A letter from Bernie and Farsijana Adeney-Risakotta on home assignment from Indonesia
It’s crisis makes reality, real,
Intensity, intense. -William Everson
Dear Family, Friends, and Colleagues,
How do we find or create meaning out of tragedy? Sometimes Americans ask me if it is dangerous to live in Indonesia. We have exotic dangers there, like active volcanoes, earthquakes, tsunamis, floods, mass violence, terrorism, pirates, elephants, tigers, huge spiders, little mosquitoes. The only ones that scare me are the mosquitoes. I’ve had dengue fever twice. Violent crime is rare where we live in Yogyakarta. I always thought that if I died unexpectedly in Indonesia it would be from a traffic accident. Those gentle Javanese are like wild cowboys when they drive. Motorcycles drive without lights at night, sometimes carrying whole families. There are huge potholes, chickens, old farmers on bicycles, no speed limits and hardly any signs to warn you of danger. “Right of way” is a foreign idea, and traffic lanes are just for show. People drive like a school of fish. The little fish just move out of the way of the big guys. In Indonesia, you stay alert at the wheel or you die. After returning to the US a friend wrote: “I miss driving with you in Indonesia. Driving in America is so boring.”
OK. Boring. But safe, right? Well, not exactly. Farsijana and I just had an accident in California that should have left us dead. As we drove through the night from one heavy day of meetings to the next, our rental car struck a cement highway divider, flipped and rolled, spun around, slammed into a wall and burst into flames. Just like in the movies. A pickup truck with two young men who, my wife says, were handsome and sweet, stopped and urged us to get out of the car because it was on fire. I woke up Farsijana and released her seatbelt. We both made it out of the car. And we walked… away. Except that Farsijana’s back started to hurt, and at the hospital the doctors discovered she had two fractured vertebrae (T-11 and L-4): in other words, a broken back. The miracle is that she can expect full healing. There is no injury to her spinal cord. The down side is that she has to wear a body brace, like a suit of armor, or a turtle shell, for 12 weeks. In three seconds our life was changed. Farsijana says she is a mama turtle.
Farsijana is an expert on finding meaning. In the mythology of native peoples, the world rests on the back of a turtle. Her spine is broken so that she can have a turtle shell and carry the world on her back. She also likes ducks. When she first went to Holland in February 1996, Farsijana thought she would die of the cold. How can you live in a refrigerator? But ducks, swooping through the air on a snowy, birthday morning convinced her that if God blessed ducks to have fun in the ice, so could she. She took off her shoes and danced in the snow.
Last month in New Mexico, Farsijana bought a Navajo blanket with the Chief Joseph design. Chief Joseph was a brilliant warrior who endured incredible hardship in leading his people to find a land where he could live in peace. His courage and longing for peace touched even his enemies. He said, “It is cold and we have no blankets. The little children are freezing to death… my heart is sick and sad. From where the sun now stands, I will fight no more forever.” Farsijana clutched her Chief Joseph blanket wherever she went. By a cold river, she saw ducks playing. She reached into the water and pulled out a yellow stone. On it, she saw the image of two ducks--her image of survival in hardship. Everything is linked in the imagination.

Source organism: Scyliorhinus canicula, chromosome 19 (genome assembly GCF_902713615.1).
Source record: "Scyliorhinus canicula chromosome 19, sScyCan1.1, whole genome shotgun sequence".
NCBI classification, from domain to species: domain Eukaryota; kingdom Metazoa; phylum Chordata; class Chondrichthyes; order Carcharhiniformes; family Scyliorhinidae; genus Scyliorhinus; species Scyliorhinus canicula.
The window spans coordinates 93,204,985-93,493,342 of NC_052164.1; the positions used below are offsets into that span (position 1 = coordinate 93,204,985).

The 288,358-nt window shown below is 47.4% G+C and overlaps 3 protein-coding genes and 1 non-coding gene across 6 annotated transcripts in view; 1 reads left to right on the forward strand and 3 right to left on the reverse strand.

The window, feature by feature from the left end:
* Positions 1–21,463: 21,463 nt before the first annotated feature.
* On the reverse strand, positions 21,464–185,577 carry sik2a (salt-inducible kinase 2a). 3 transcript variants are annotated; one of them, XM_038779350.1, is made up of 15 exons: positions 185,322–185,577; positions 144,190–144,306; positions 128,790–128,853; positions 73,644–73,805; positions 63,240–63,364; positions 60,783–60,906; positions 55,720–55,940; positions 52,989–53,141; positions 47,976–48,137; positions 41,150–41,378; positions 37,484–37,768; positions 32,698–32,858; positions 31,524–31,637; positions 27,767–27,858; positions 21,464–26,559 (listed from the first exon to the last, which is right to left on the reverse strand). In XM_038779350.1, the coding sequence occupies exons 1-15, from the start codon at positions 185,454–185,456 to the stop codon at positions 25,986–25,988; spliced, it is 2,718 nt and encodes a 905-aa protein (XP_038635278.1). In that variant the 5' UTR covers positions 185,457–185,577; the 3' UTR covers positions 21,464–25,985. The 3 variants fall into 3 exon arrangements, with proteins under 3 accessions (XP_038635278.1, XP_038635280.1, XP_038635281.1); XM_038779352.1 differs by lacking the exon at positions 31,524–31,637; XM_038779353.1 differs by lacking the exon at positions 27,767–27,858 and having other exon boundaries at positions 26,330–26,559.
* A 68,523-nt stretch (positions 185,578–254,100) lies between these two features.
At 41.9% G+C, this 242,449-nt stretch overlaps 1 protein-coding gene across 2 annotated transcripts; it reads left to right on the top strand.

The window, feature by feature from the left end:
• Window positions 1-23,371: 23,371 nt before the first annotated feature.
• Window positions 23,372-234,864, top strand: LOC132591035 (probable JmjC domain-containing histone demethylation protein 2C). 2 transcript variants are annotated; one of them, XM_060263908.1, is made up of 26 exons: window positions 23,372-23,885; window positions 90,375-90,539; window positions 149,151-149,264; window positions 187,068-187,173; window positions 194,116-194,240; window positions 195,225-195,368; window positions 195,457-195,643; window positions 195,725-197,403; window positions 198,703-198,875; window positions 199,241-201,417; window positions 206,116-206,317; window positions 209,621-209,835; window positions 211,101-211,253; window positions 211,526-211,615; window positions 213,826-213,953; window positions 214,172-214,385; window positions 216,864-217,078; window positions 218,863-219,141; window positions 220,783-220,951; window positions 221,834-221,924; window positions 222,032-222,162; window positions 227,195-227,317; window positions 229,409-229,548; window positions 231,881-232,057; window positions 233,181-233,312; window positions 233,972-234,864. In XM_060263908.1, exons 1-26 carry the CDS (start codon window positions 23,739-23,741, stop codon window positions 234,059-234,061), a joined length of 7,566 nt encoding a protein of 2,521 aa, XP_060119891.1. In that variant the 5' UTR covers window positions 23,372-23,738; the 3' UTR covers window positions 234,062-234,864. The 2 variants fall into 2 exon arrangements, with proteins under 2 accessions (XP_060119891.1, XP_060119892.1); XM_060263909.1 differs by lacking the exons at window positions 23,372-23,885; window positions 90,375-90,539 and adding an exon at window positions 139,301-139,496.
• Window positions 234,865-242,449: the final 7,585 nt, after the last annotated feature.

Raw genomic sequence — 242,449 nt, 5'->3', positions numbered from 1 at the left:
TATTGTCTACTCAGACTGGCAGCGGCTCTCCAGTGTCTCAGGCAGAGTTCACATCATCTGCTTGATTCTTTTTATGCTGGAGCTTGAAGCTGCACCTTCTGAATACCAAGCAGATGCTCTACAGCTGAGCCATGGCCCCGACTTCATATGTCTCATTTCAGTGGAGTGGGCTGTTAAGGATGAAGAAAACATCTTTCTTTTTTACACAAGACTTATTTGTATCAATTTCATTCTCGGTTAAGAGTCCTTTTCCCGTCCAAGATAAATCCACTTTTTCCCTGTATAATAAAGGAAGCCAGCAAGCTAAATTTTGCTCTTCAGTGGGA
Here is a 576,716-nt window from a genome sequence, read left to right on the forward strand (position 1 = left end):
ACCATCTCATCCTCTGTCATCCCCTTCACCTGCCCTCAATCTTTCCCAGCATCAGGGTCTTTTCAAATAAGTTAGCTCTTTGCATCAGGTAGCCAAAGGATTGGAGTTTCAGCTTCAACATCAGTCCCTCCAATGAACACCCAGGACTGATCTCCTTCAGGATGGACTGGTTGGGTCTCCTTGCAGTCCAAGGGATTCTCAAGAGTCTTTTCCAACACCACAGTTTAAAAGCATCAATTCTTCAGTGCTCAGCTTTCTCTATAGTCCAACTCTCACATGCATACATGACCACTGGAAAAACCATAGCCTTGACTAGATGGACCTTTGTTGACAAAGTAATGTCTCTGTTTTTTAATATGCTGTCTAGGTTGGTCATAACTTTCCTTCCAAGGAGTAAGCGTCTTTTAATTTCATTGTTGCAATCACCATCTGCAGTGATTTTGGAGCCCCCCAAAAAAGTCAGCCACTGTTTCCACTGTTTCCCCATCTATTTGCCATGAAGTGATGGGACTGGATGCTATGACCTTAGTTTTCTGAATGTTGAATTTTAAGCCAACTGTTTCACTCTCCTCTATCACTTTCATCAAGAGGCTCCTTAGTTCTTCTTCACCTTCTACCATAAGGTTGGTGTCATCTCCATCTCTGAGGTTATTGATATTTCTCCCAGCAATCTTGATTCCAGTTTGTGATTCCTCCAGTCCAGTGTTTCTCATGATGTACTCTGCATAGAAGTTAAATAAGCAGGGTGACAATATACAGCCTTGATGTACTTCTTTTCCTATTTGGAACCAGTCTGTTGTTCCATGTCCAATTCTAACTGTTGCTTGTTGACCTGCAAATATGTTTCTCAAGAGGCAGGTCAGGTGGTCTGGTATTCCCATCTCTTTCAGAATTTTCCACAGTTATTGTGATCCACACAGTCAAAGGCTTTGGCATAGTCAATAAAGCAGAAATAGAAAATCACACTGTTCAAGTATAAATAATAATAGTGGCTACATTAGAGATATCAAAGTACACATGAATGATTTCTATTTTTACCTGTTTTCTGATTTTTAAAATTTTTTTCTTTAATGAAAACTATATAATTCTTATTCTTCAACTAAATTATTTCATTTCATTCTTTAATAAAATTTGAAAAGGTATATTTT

Can we find meaning in an accident that brings pain and radically rearranges our lives? I must confess I am not so sure. I don’t know why it happened. The best I can do is a rather feeble admission that we are meant to slow down. During the two days before the accident we had eight meetings (lectures, sermons, seminars) and were rushing on little sleep towards more. But the accident seems like a rather extreme way to get our attention. Why was I, the driver and author of the schedule, relatively unscathed? Now I have to learn to be a nurse instead of a professor. Farsijana, who loves to serve, has to learn to be served.
Farsijana sees a different reason for the accident. She has been working for months on a campaign to get Indonesians and Americans to care about the injustice suffered by the people of West Papua. After she got out of the hospital, we stayed for a few days in the home of Charles and Katherine Farhadian in Santa Barbara. We stayed in a room full of Papuan art, and there she read Charles’ book of stories of Papuan suffering at the hands of the military. She said, “My suffering is nothing compared to the suffering of many who have died in Papua.” For Farsijana, the accident happened so that she would stay in that room and read those stories. Ducks, turtles, stones, blankets, Chief Joseph, falling leaves, smashed up cars, fractured vertebrae, a room with paintings and the suffering of the Papuans are all part of one story in Farsijana’s creative mind. We believe God preserved our lives because there is still work that we must do.
The gift of faith is precious in our cynical world. Even more precious is the gift of love. Expressions of love and care for us have flown to us from Christians, Muslims and unbelievers in America, Indonesia and elsewhere. The Presbyterian Church (USA) makes our work for peace, justice and reconciliation possible. Many of you who read this participate in supporting this work through your gifts and prayers. For this we are profoundly grateful. Your partnership will sustain the work we still have yet to do in Indonesia. Thank you and may God’s blessings be upon you this Christmas.
Bernie and Farsijana Adeney-Risakotta